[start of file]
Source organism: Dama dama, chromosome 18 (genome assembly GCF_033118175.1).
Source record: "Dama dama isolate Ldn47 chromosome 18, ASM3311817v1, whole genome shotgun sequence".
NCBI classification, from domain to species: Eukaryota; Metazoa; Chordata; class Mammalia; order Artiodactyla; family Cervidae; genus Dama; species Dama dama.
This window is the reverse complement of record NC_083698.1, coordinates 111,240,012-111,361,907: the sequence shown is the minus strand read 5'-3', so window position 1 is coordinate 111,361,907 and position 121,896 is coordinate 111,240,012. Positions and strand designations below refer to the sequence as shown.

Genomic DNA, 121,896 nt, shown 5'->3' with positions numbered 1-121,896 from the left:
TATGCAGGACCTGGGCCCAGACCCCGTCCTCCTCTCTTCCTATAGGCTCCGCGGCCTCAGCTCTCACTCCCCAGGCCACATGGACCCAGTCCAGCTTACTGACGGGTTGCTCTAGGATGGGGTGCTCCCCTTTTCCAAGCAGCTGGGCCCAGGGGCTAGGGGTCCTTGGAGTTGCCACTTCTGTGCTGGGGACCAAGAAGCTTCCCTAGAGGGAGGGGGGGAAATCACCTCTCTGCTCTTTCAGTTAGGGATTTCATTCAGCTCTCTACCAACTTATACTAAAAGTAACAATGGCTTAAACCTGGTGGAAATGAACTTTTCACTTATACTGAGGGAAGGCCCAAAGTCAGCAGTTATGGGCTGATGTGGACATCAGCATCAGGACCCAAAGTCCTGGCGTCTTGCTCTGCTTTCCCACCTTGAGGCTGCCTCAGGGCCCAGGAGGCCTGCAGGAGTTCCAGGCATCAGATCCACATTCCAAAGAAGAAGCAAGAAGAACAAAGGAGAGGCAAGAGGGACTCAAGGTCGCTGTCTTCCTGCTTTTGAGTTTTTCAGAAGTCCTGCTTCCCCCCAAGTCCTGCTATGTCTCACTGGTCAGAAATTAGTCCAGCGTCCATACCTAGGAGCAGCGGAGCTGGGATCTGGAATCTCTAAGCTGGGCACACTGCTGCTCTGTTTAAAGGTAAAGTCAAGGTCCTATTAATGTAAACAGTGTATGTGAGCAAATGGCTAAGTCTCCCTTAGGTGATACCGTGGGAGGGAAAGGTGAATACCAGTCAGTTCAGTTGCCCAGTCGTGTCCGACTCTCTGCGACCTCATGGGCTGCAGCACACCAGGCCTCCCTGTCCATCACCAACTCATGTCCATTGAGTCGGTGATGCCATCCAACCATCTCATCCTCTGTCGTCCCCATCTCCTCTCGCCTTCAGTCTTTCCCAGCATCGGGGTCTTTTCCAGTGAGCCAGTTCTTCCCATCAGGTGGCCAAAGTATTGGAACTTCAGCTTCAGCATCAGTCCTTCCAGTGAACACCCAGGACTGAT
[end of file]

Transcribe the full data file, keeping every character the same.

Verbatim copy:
Source organism: Dama dama, chromosome 18 (genome assembly GCF_033118175.1).
Source record: "Dama dama isolate Ldn47 chromosome 18, ASM3311817v1, whole genome shotgun sequence".
NCBI classification, from domain to species: Eukaryota; Metazoa; Chordata; class Mammalia; order Artiodactyla; family Cervidae; genus Dama; species Dama dama.
This window is the reverse complement of record NC_083698.1, coordinates 111,240,012-111,361,907: the sequence shown is the minus strand read 5'-3', so window position 1 is coordinate 111,361,907 and position 121,896 is coordinate 111,240,012. Positions and strand designations below refer to the sequence as shown.

Genomic DNA, 121,896 nt, shown 5'->3' with positions numbered 1-121,896 from the left:
TATGCAGGACCTGGGCCCAGACCCCGTCCTCCTCTCTTCCTATAGGCTCCGCGGCCTCAGCTCTCACTCCCCAGGCCACATGGACCCAGTCCAGCTTACTGACGGGTTGCTCTAGGATGGGGTGCTCCCCTTTTCCAAGCAGCTGGGCCCAGGGGCTAGGGGTCCTTGGAGTTGCCACTTCTGTGCTGGGGACCAAGAAGCTTCCCTAGAGGGAGGGGGGGAAATCACCTCTCTGCTCTTTCAGTTAGGGATTTCATTCAGCTCTCTACCAACTTATACTAAAAGTAACAATGGCTTAAACCTGGTGGAAATGAACTTTTCACTTATACTGAGGGAAGGCCCAAAGTCAGCAGTTATGGGCTGATGTGGACATCAGCATCAGGACCCAAAGTCCTGGCGTCTTGCTCTGCTTTCCCACCTTGAGGCTGCCTCAGGGCCCAGGAGGCCTGCAGGAGTTCCAGGCATCAGATCCACATTCCAAAGAAGAAGCAAGAAGAACAAAGGAGAGGCAAGAGGGACTCAAGGTCGCTGTCTTCCTGCTTTTGAGTTTTTCAGAAGTCCTGCTTCCCCCCAAGTCCTGCTATGTCTCACTGGTCAGAAATTAGTCCAGCGTCCATACCTAGGAGCAGCGGAGCTGGGATCTGGAATCTCTAAGCTGGGCACACTGCTGCTCTGTTTAAAGGTAAAGTCAAGGTCCTATTAATGTAAACAGTGTATGTGAGCAAATGGCTAAGTCTCCCTTAGGTGATACCGTGGGAGGGAAAGGTGAATACCAGTCAGTTCAGTTGCCCAGTCGTGTCCGACTCTCTGCGACCTCATGGGCTGCAGCACACCAGGCCTCCCTGTCCATCACCAACTCATGTCCATTGAGTCGGTGATGCCATCCAACCATCTCATCCTCTGTCGTCCCCATCTCCTCTCGCCTTCAGTCTTTCCCAGCATCGGGGTCTTTTCCAGTGAGCCAGTTCTTCCCATCAGGTGGCCAAAGTATTGGAACTTCAGCTTCAGCATCAGTCCTTCCAGTGAACACCCAGGACTGAT